Backup and Restore Windows DHCP Server

In this tutorial, you will learn how to backup and restore Windows DHCP server using the DHCP console and PowerShell.

Have you ever experienced a DHCP server crash or failure?  All is calm until devices start rebooting.

Users will complain that they can’t access email, the internet stops working and their apps no longer work.  That’s because the DHCP server is down and they are not getting connected to the network.

It’s really easy to spin up a new DHCP server but do you remember all the scopes you need to re-create? What about those reservations, did you memorize all those MAC addresses?

Let’s check out how to backup your DHCP server for a fast recovery.

DHCP Database Auto Backup Every 60 minutes

By default, Windows will backup the DHCP configuration every 60 minutes at this location  %SystemRoot%System32\DHCP\backup.

Important Tip: Although Windows automatically backs up the DHCP configuration it will do you no good if the server crashes and you are unable to access the file system. It is recommended to either change the location to a network share or use backup software to backup the folder. You could also schedule a task to copy the backup folder to another location.

Video Tutorial

YouTube video

If you don’t like video tutorials or want more details, then continue reading the instructions below.

Manual DHCP Backup Using DHCP Console

In this example, I’ll be backing up the DHCP configuration on server DHCP1. Later in this tutorial, I’ll be restoring this backup to server DHCP2.

Step 1: Create a Backup Folder

I’ve created a folder on the server desktop called DHCPBackup

Step 2: Open the DHCP Administration Console

The DHCP console is located in start -> Windows Administrative Tools -> DHCP

Step 3: Right Click the Server and Select Backup

Select the folder that was created in step 1. In my case, this was the DHCPBackup folder on the desktop. Then click OK

Unfortunately, there is no confirmation that the backup was completed.

You can go open the folder and verify data was backed up.

I can see that files were written to the folder, looks like the backup was completed successfully.

That is it for manually backing up the DHCP server. Now, let’s move on to the restore process.

Restore DHCP Server Using DHCP Console

Important Tip: You must copy the backup folder from the steps above to %SystemRoot%System32\DHCP\backup or you will get the following error saying the database was not restored correctly.

Step 1: Log into the server you want to restore the DHCP backup to

I’m logging into my 2nd DHCP server with the hostname of DHCP2.

Step 2: Copy the backup to the correct location

Now I will copy the DHCPBackup folder to %SystemRoot%System32\DHCP\backup

Step 3: Open The DHCP Console and Select Restore

On the DHCP Console, right click the server and select Restore

Now select the DHCPBackup folder

You will get a message that says the service must be stopped and restarted.

Click Yes

Restore complete

You can go browse the scopes to verify everything restored correctly.

I have a small lab but I can see the two scopes, leases, and reservations all restored.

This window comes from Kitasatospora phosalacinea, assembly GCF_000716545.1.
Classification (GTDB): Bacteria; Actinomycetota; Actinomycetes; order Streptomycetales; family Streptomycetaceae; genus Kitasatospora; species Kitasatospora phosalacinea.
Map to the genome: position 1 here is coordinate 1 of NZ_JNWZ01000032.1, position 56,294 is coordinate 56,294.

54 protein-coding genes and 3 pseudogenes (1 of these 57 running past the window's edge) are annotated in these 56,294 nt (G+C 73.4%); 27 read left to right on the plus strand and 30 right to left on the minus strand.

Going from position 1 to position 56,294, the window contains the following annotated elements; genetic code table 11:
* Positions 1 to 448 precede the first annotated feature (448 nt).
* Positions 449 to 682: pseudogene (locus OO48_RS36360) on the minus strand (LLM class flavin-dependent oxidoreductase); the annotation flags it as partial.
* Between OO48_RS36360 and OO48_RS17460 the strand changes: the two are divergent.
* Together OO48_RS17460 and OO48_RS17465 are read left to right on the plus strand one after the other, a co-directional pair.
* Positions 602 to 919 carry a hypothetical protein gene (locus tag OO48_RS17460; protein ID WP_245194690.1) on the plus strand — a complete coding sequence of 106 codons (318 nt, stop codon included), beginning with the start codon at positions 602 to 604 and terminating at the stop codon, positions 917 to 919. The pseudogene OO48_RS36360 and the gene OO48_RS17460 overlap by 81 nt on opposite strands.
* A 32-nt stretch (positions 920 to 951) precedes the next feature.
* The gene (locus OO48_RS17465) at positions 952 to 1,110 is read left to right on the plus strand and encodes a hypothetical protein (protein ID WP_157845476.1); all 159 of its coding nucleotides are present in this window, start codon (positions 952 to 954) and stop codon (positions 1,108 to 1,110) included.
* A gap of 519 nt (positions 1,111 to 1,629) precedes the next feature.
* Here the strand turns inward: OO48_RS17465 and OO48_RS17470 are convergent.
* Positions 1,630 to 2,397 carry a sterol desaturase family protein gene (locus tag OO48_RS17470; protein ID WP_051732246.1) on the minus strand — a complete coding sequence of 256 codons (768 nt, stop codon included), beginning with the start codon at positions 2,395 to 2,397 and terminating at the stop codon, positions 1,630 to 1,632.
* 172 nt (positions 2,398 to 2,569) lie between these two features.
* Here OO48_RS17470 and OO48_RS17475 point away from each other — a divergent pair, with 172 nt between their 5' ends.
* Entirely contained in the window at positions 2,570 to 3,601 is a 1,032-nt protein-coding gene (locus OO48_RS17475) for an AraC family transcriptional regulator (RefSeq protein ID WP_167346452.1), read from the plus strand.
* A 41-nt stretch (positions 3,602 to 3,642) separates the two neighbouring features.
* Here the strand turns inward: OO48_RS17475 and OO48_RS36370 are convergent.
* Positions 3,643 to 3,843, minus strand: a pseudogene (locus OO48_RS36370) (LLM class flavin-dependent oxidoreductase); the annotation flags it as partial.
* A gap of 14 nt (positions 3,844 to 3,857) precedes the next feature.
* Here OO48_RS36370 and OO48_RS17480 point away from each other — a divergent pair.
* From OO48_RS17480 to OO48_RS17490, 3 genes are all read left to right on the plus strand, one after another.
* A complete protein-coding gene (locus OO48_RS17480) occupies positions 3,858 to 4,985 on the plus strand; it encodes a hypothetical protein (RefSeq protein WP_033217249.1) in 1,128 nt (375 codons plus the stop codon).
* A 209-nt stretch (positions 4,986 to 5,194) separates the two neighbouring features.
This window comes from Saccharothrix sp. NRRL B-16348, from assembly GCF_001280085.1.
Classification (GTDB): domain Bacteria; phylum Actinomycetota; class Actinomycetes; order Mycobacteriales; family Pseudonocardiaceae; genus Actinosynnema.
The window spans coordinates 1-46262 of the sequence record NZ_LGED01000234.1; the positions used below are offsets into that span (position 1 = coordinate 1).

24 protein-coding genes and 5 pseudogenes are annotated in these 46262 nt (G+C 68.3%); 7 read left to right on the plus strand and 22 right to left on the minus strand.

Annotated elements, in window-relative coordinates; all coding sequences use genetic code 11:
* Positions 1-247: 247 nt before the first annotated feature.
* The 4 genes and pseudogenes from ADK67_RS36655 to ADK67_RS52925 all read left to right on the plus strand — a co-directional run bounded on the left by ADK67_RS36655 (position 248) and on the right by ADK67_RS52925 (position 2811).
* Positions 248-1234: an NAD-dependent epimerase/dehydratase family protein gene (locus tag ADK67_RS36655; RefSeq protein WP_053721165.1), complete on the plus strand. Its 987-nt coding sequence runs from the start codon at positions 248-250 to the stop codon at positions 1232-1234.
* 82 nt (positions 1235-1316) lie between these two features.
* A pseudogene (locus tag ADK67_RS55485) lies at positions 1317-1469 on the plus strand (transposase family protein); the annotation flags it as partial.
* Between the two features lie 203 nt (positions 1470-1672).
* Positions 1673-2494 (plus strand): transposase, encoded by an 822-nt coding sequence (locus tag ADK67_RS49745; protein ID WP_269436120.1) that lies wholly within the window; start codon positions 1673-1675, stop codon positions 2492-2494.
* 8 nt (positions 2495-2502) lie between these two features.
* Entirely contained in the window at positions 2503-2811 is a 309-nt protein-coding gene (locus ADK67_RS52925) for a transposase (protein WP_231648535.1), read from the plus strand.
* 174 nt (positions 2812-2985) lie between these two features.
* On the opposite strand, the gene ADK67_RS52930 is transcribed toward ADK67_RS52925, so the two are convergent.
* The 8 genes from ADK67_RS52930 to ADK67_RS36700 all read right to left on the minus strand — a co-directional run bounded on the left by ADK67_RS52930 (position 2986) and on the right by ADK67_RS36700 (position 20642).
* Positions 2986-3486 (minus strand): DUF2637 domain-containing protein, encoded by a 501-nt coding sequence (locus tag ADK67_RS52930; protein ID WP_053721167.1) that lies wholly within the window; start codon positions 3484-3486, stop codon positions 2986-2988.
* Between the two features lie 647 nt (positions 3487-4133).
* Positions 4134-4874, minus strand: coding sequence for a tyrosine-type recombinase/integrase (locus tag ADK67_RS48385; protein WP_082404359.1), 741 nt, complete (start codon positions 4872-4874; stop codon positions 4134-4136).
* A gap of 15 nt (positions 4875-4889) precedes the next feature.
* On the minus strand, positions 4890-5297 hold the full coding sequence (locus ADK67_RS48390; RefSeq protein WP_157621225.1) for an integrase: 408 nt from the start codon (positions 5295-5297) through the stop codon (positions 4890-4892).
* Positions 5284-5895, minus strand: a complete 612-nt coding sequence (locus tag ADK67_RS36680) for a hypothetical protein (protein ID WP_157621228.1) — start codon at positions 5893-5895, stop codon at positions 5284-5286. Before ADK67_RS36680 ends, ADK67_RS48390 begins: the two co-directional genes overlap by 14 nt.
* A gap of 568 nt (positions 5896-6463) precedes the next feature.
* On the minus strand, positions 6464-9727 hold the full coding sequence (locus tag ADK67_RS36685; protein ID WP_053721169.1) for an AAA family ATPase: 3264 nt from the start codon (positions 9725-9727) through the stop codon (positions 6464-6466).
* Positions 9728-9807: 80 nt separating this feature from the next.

Backup DHCP Server Using PowerShell

In this example, I’ll be logged in locally to the server.

Use the following command to backup the DHCP configuration using PowerShell.

Backup-DhcpServer -path c:\DHCPBackup

If you want to backup the DHCP server from a remote computer use this command

Backup-DhcpServer -ComputerName "dhcp1" -Path "C:\DHCPBackup"

Restore DHCP Server Using PowerShell

Step 1: Copy the backup folder to the correct path

Remember the backup has to be copied to “C:Window\ssystem32\dhcp\backup” or you will get permission errors.

Step 2: Run the following command

PS C:> Restore-DhcpServer -ComputerName "dhcp2" -Path "C:Windows\system32\dhcp\backup"

That completes the backup and restore process using PowerShell. If you need more PowerShell assistance with these commands see the Restore-DhcpServer and Backup-DHCPServer reference guides.

I hoped this article helped you learn how to backup and restore Windows DHCP servers. Let me know what you think by leaving a comment or questions below.

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10 thoughts on “Backup and Restore Windows DHCP Server”

  1. We have setup Microsoft DHCP server in high-availability mode (available since Windows Server 2012 R2). Working fine so far.
    What we notice is that the backup we take from each DHCP server node (active and passive server) and that we store in a central repository is showing different size for some servers.

    E.g., we have > 200 DHCP server “pairs”; for majority of these DHCP server “pairs” the size of dhcp.mdb is equal for both nodes (active and passive one). For few DHCP server “pairs” the backed up dhcp.mdb is showing different value. Does someone have an explanation for this discrepancy? And maybe a way to fix it?

  2. We just performed this same procedure last week.
    Could have used this document to iron out some of the bugs.
    In the end it all worked out.
    Thank you keeping this as part of procedures document.

    • I don’t think you can backup just the DHCP config with Veeam, but I’m not 100% percent sure about that. You can definitely backup the entire server with Veeam and replicate it.


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